The “European Newsroom” received a grant of €1.76m to create shared office space for 16 agencies in Brussels. Led by German agency DPA in tandem with competitors such as Agence France-Press and Italian ANSA, the project also includes media organisations from the Western Balkans such as Tanjug from Serbia and ATA from Albania.
Yet the latter are not independent news agencies but are widely seen in the region as “mouthpieces of governments”, said Flutura Kusari of the European Centre for Press and Media Freedom in Leipzig. “Public relations agents do not deserve support from EU funds,” she added.
Funding by the Commission is tied to the production of a twice-weekly news digest curated by two DPA employees from reporting by all participating news agencies.
The digest will be published on a dedicated website and is meant to offer a “pan-European perspective on EU affairs to audiences across the continent”. The project will strengthen “citizens’ access to quality information”, commissioner Thierry Breton said at the European News Media Forum in November.
It is not entirely clear how the news agencies intend to separate services paid for by the Commission from their regular reporting.
Such services should only be rendered under the condition that the Commission guarantees full editorial independence, says Christian Mihr, the executive director of Reporters Without Borders Germany. “That should be a given, and we hope both sides will provide evidence of that,” he said.
The head of corporate communications at DPA, Jens Petersen, says there is “no possibility [for the Commission] to influence the reporting of the agencies participating”.
When asked how DPA ensures the separation between its journalism and economic interests, Petersen referred to DPA’s editorial statute. This states in paragraph 5: “The company fulfils its task impartially and independently of influences and interference by political parties, ideological groups, economic or financial groups and governments”.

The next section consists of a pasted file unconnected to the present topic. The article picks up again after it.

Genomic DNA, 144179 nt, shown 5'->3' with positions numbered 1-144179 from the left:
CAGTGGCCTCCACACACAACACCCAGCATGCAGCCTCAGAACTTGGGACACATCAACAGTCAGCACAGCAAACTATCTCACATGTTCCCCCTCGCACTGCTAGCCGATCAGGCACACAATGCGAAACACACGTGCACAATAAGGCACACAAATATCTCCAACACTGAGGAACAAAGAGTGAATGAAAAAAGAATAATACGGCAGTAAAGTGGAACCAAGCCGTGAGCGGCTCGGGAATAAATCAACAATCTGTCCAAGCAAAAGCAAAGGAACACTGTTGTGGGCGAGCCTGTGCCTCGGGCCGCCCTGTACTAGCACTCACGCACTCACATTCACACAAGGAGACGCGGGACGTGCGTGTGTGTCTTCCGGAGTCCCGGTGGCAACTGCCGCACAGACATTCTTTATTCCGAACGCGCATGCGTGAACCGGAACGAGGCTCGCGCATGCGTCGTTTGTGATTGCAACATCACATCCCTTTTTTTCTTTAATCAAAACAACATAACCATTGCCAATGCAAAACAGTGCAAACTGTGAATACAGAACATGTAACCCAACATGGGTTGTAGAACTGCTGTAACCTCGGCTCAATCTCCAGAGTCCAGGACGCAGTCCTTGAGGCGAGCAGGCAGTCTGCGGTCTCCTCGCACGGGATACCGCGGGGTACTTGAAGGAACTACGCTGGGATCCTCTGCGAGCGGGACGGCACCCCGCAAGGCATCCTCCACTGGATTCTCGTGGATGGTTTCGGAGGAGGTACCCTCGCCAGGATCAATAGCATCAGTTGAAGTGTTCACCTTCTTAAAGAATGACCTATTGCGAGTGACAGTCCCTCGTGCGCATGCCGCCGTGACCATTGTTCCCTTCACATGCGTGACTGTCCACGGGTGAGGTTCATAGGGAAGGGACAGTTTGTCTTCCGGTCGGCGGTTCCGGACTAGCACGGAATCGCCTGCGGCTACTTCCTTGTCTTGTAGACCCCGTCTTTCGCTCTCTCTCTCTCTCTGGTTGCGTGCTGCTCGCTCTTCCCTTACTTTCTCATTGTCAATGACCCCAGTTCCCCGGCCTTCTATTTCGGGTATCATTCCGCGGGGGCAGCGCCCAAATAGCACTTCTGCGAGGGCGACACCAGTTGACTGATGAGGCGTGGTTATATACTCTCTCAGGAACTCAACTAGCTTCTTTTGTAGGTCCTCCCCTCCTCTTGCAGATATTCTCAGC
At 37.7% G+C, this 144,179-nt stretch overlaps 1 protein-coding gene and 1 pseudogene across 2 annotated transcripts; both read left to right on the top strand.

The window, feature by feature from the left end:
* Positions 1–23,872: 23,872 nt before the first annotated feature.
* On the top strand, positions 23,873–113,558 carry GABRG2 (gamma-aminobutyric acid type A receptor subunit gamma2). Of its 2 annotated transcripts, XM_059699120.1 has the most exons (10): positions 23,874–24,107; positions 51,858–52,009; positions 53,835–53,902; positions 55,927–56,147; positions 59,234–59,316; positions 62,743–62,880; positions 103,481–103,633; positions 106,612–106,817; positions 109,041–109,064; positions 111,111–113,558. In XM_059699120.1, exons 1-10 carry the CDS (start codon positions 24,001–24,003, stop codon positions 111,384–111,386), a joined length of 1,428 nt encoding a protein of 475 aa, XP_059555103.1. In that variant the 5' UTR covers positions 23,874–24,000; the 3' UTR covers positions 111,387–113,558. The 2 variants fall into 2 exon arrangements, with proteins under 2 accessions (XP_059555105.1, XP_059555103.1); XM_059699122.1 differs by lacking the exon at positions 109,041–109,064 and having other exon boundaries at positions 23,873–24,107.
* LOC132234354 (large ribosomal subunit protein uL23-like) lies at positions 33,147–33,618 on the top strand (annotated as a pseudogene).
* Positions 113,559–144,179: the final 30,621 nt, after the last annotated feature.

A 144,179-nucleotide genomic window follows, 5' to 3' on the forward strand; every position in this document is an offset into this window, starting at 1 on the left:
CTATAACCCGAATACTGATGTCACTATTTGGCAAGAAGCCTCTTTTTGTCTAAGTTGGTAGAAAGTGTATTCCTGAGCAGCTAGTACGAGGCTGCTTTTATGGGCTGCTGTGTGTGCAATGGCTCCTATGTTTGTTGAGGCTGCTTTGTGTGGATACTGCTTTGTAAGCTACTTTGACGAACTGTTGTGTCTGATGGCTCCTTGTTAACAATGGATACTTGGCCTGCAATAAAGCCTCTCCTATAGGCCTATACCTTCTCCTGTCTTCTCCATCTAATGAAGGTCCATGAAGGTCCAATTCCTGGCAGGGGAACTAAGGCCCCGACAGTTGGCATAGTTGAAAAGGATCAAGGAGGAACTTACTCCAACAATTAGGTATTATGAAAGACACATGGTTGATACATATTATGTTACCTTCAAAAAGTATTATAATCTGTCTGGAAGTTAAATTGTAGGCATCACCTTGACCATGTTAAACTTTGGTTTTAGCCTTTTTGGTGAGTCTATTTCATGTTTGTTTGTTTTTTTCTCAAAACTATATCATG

Give no offence
The Grant Agreement for the European Newsroom, obtained through an access to documents request by German news site netzpolitik.org and public broadcaster NDR, indeed states that: “Beneficiaries shall be independent of any instruction, pressure or request from any EU Institution, any EU Member State or any other State or Institution in all matters concerning editorial content”.
Yet certain provisions in the Editorial Charter outlined within the grant agreement appear to clash with notions of editorial independence.
In the section on “quality standards”, the Charter says that content by beneficiaries should “avoid anything which could legitimately offend good taste or decency, or is likely to encourage crime of lead to disorder, or could offend those watching or listening”.
The Charter also prohibits beneficiaries to “improperly exploit sensitivities of the audience, religious views and/or beliefs of those belonging to a particular religion or religious denomination”, as well as “techniques to influence audiences without their being aware”.
These provisions are meant to ensure the keeping of professional standards by the news agencies in question and do not restrict media independence or infringe editorial choices, said a Commission press officer.
“They are common sense principles to ensure taxpayers’ money is well spent,” they said.
The Commission dismissed criticism of the inclusion of pro-government news agencies from Serbia and Albania in the project. “Tanjug, like all other agencies, will have to respect its obligations as part of its participation in the European Newsroom,” its official said.